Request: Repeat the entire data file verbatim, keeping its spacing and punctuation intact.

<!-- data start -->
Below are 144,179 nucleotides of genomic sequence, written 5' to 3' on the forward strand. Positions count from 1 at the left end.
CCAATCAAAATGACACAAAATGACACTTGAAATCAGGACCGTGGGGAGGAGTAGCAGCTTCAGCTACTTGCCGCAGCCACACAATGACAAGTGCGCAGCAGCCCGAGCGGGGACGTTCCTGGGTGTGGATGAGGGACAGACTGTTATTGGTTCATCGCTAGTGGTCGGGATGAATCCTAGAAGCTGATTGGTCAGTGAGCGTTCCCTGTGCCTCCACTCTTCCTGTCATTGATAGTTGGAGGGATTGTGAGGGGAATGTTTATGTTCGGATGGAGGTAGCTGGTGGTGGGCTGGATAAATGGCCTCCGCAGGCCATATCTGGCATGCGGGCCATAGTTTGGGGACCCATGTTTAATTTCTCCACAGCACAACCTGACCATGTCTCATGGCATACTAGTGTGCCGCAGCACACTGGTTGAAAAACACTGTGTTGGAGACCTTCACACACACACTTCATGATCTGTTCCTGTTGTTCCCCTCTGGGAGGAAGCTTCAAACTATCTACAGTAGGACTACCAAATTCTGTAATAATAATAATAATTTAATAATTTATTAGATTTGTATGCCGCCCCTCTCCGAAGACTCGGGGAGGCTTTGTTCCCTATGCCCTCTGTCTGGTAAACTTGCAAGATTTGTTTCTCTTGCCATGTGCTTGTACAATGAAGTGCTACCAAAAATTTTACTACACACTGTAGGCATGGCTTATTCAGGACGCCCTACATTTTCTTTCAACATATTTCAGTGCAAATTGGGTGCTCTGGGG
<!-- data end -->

Below are 144,179 nucleotides of genomic sequence, written 5' to 3' on the forward strand. Positions count from 1 at the left end.
CCAATCAAAATGACACAAAATGACACTTGAAATCAGGACCGTGGGGAGGAGTAGCAGCTTCAGCTACTTGCCGCAGCCACACAATGACAAGTGCGCAGCAGCCCGAGCGGGGACGTTCCTGGGTGTGGATGAGGGACAGACTGTTATTGGTTCATCGCTAGTGGTCGGGATGAATCCTAGAAGCTGATTGGTCAGTGAGCGTTCCCTGTGCCTCCACTCTTCCTGTCATTGATAGTTGGAGGGATTGTGAGGGGAATGTTTATGTTCGGATGGAGGTAGCTGGTGGTGGGCTGGATAAATGGCCTCCGCAGGCCATATCTGGCATGCGGGCCATAGTTTGGGGACCCATGTTTAATTTCTCCACAGCACAACCTGACCATGTCTCATGGCATACTAGTGTGCCGCAGCACACTGGTTGAAAAACACTGTGTTGGAGACCTTCACACACACACTTCATGATCTGTTCCTGTTGTTCCCCTCTGGGAGGAAGCTTCAAACTATCTACAGTAGGACTACCAAATTCTGTAATAATAATAATAATTTAATAATTTATTAGATTTGTATGCCGCCCCTCTCCGAAGACTCGGGGAGGCTTTGTTCCCTATGCCCTCTGTCTGGTAAACTTGCAAGATTTGTTTCTCTTGCCATGTGCTTGTACAATGAAGTGCTACCAAAAATTTTACTACACACTGTAGGCATGGCTTATTCAGGACGCCCTACATTTTCTTTCAACATATTTCAGTGCAAATTGGGTGCTCTGGGG